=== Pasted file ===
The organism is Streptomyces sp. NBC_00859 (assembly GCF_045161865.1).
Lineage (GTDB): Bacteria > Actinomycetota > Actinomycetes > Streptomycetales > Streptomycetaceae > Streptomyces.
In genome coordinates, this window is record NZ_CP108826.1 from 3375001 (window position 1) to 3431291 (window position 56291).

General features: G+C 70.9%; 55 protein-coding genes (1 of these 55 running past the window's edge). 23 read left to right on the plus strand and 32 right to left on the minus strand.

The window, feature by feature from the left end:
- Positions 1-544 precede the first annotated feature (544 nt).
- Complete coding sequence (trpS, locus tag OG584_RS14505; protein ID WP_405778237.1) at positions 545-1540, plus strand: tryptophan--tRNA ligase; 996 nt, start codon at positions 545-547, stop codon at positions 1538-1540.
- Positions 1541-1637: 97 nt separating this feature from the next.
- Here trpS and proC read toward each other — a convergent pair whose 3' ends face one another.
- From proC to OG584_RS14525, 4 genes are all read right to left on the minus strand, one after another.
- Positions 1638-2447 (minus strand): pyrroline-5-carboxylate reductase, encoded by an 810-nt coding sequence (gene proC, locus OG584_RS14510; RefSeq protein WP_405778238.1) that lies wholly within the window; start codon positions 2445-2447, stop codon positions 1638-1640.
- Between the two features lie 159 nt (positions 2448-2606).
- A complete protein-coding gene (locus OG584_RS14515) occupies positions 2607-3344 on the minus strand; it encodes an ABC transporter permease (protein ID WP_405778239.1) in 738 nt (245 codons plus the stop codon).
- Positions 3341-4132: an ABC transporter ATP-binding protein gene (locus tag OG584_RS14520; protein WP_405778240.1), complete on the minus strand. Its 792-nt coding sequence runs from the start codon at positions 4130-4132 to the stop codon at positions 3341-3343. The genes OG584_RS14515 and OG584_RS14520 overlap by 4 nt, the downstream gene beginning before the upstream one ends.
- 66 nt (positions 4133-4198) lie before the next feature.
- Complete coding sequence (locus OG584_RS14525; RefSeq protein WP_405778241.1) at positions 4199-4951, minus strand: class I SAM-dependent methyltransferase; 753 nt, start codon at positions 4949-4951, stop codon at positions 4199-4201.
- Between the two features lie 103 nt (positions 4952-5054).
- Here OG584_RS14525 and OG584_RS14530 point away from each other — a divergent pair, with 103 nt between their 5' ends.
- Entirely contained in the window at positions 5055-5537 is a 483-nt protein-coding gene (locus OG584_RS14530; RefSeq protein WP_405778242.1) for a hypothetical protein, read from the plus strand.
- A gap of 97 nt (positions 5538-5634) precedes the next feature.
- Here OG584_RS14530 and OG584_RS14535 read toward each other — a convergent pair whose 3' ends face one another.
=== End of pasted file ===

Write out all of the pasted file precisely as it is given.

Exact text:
The organism is Streptomyces sp. NBC_00859 (assembly GCF_045161865.1).
Lineage (GTDB): Bacteria > Actinomycetota > Actinomycetes > Streptomycetales > Streptomycetaceae > Streptomyces.
In genome coordinates, this window is record NZ_CP108826.1 from 3375001 (window position 1) to 3431291 (window position 56291).

General features: G+C 70.9%; 55 protein-coding genes (1 of these 55 running past the window's edge). 23 read left to right on the plus strand and 32 right to left on the minus strand.

The window, feature by feature from the left end:
- Positions 1-544 precede the first annotated feature (544 nt).
- Complete coding sequence (trpS, locus tag OG584_RS14505; protein ID WP_405778237.1) at positions 545-1540, plus strand: tryptophan--tRNA ligase; 996 nt, start codon at positions 545-547, stop codon at positions 1538-1540.
- Positions 1541-1637: 97 nt separating this feature from the next.
- Here trpS and proC read toward each other — a convergent pair whose 3' ends face one another.
- From proC to OG584_RS14525, 4 genes are all read right to left on the minus strand, one after another.
- Positions 1638-2447 (minus strand): pyrroline-5-carboxylate reductase, encoded by an 810-nt coding sequence (gene proC, locus OG584_RS14510; RefSeq protein WP_405778238.1) that lies wholly within the window; start codon positions 2445-2447, stop codon positions 1638-1640.
- Between the two features lie 159 nt (positions 2448-2606).
- A complete protein-coding gene (locus OG584_RS14515) occupies positions 2607-3344 on the minus strand; it encodes an ABC transporter permease (protein ID WP_405778239.1) in 738 nt (245 codons plus the stop codon).
- Positions 3341-4132: an ABC transporter ATP-binding protein gene (locus tag OG584_RS14520; protein WP_405778240.1), complete on the minus strand. Its 792-nt coding sequence runs from the start codon at positions 4130-4132 to the stop codon at positions 3341-3343. The genes OG584_RS14515 and OG584_RS14520 overlap by 4 nt, the downstream gene beginning before the upstream one ends.
- 66 nt (positions 4133-4198) lie before the next feature.
- Complete coding sequence (locus OG584_RS14525; RefSeq protein WP_405778241.1) at positions 4199-4951, minus strand: class I SAM-dependent methyltransferase; 753 nt, start codon at positions 4949-4951, stop codon at positions 4199-4201.
- Between the two features lie 103 nt (positions 4952-5054).
- Here OG584_RS14525 and OG584_RS14530 point away from each other — a divergent pair, with 103 nt between their 5' ends.
- Entirely contained in the window at positions 5055-5537 is a 483-nt protein-coding gene (locus OG584_RS14530; RefSeq protein WP_405778242.1) for a hypothetical protein, read from the plus strand.
- A gap of 97 nt (positions 5538-5634) precedes the next feature.
- Here OG584_RS14530 and OG584_RS14535 read toward each other — a convergent pair whose 3' ends face one another.